Accountability. From our perspective there is no doubt we now have a bit better understanding where the money goes. And hopefully have this new web portal launched today we will have clear picture. And hopefully we will see not only expenditures in broad way we see then now, but will have opportunity to see details and see financial plans and real expenditures. We need more details, we need to be able to analyze and reflect at the picture we see. But accountability is not only access to information is it also opportunity to provide feedback and influence the process. And unfortunately we are not part of the process of decision making and implementation of joint planning and country envelopes system

Importance of involvement of communities was stressed by everybody in this room during last two days – but when it comes to planning, discussion and implementation inside the envelope system – we are not invited. We are left behind in this process.

We can be part of solution. Tjis rewire gives as information Resources are very limited, in such settings competitiveness is enhancing – it is hard to split the pie between those players that are already there, we do understand. But we know that community involvement can raise effectiveness of actions undertaken and can make better use of limited funds.

we have experience of other – CCMs are working for GF grants planning and implementation, we know it is not perfect, and we see reforming of this system – is also under the development – CCM evolution is what we are testing now in GF, but there is the system and platform – it does exist – for country envelopes we dont have such mechanisms.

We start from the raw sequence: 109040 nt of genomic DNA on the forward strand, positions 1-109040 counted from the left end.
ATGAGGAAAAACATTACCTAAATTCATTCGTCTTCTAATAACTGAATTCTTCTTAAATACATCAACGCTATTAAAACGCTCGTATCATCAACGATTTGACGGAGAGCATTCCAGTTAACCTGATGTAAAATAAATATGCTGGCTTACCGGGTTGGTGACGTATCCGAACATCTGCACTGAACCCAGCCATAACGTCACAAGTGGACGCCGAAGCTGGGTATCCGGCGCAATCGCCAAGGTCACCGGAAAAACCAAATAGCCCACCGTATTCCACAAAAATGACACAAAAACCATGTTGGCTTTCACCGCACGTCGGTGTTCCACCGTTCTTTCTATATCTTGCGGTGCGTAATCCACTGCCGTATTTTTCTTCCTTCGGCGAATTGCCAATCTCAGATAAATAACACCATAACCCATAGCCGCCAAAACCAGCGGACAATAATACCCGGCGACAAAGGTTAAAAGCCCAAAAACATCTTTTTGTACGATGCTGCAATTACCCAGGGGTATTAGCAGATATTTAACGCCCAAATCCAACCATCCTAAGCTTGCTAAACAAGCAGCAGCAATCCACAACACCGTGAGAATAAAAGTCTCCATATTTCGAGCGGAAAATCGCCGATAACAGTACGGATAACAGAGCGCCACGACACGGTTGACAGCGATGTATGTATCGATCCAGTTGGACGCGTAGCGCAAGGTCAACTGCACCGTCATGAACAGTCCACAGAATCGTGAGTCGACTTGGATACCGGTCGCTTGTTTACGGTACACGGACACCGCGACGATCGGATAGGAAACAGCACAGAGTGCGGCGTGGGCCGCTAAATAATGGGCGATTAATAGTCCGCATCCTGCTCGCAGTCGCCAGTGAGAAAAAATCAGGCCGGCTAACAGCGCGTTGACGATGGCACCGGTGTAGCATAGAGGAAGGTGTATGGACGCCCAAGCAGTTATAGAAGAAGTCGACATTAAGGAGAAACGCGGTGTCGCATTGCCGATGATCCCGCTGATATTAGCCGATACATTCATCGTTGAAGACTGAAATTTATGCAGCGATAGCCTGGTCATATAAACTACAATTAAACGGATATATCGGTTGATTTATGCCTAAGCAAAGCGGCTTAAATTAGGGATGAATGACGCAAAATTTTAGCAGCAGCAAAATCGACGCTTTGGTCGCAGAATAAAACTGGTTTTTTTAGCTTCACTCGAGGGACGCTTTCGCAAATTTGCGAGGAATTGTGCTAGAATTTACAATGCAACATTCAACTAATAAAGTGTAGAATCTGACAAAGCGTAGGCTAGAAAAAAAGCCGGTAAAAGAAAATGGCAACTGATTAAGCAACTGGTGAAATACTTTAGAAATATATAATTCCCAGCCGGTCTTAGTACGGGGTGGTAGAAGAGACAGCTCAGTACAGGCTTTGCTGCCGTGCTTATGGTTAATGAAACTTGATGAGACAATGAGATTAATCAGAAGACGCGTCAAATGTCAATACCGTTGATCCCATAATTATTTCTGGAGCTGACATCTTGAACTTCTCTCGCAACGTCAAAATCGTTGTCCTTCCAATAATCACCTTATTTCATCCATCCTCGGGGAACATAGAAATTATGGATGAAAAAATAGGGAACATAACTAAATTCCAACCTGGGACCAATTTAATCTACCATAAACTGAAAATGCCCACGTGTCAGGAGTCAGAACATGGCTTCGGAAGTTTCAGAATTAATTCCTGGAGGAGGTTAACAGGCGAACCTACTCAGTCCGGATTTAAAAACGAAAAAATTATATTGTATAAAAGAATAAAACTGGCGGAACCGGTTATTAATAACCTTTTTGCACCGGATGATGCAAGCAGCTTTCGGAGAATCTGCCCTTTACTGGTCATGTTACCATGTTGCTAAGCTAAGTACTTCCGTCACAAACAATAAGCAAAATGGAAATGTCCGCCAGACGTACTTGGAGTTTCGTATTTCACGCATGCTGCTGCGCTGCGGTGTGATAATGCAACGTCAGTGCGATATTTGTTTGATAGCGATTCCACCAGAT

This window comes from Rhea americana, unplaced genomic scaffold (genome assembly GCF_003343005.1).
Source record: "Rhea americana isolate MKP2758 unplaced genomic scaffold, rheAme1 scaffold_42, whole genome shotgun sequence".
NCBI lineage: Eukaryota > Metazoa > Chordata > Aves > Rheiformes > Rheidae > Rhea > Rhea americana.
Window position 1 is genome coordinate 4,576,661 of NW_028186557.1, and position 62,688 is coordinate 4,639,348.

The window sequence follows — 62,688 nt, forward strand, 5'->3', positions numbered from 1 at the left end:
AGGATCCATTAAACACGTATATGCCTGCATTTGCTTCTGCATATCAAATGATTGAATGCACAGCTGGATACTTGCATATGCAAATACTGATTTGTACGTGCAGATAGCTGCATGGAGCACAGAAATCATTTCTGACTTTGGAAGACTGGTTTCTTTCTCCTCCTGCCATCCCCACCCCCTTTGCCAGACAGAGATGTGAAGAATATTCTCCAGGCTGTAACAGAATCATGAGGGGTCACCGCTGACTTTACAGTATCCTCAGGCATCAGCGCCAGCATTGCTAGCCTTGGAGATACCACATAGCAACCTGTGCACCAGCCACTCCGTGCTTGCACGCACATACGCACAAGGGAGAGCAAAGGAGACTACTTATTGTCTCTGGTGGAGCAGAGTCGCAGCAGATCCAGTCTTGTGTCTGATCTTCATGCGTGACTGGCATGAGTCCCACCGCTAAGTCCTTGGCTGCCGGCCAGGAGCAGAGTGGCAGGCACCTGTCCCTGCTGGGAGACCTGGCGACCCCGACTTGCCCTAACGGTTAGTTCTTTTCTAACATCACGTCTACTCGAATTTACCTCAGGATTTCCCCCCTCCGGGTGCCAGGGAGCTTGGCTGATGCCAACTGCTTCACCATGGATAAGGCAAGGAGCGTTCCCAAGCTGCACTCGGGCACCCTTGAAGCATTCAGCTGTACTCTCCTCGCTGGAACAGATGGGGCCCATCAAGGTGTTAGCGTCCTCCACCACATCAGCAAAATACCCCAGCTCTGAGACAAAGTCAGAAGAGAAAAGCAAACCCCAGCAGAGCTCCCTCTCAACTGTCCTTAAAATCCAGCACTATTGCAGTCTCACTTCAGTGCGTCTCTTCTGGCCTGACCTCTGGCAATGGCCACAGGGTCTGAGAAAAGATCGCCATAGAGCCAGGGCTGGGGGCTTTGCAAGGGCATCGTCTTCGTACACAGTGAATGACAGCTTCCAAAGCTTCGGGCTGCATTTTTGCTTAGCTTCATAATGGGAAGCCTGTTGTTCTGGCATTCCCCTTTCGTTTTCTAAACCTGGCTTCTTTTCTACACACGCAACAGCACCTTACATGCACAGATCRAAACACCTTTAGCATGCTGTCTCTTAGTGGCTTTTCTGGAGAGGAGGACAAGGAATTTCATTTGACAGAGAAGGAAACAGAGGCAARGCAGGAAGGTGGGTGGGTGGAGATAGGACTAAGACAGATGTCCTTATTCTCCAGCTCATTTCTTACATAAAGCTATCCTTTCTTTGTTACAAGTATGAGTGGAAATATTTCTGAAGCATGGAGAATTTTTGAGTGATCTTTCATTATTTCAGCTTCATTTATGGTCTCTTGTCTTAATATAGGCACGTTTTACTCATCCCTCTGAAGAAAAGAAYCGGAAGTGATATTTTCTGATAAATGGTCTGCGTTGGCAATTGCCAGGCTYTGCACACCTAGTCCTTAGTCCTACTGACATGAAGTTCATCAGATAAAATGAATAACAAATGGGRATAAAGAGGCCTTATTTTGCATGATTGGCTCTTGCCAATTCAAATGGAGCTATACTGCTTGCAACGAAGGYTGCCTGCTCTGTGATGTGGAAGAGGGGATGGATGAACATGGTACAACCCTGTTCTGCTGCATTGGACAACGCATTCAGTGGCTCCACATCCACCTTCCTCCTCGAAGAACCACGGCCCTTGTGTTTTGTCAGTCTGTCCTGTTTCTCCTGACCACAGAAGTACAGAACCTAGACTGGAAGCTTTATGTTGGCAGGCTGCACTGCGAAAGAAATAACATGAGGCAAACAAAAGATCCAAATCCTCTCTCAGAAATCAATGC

Usually what we hear is such wonderful saying – this was consulted with civil society. Diablo is in the details. When? One night before decision, with whom – Civil society – and communities are very often very different organizations with very different aims, and finally – what is the exact meaning of world – consulted – does it means that we communities were just listened or it means that feedback provided was considered and included ?

We call for meaningful involvement and improvement – we need mechanisms that will insure that, we have opportunity to choose the priorities, we want to be part of planning and implementation!

During the previous day and a half we all are clear that we need more and more reforming to get UNAIDS we need, and we all need to be responsible in this process. To do so – we, communities, need to be part of process. The crisis we face now in Joint Program can be good start for new and better UNAIDS, but main lesson learned is that we need to talk about problems as well, not only about the achievements, we need to follow our own principals in practice, Nothing for us without us – is an important one – using this principal not only in the discussions here at the Board, but on the ground, in implementation, as well.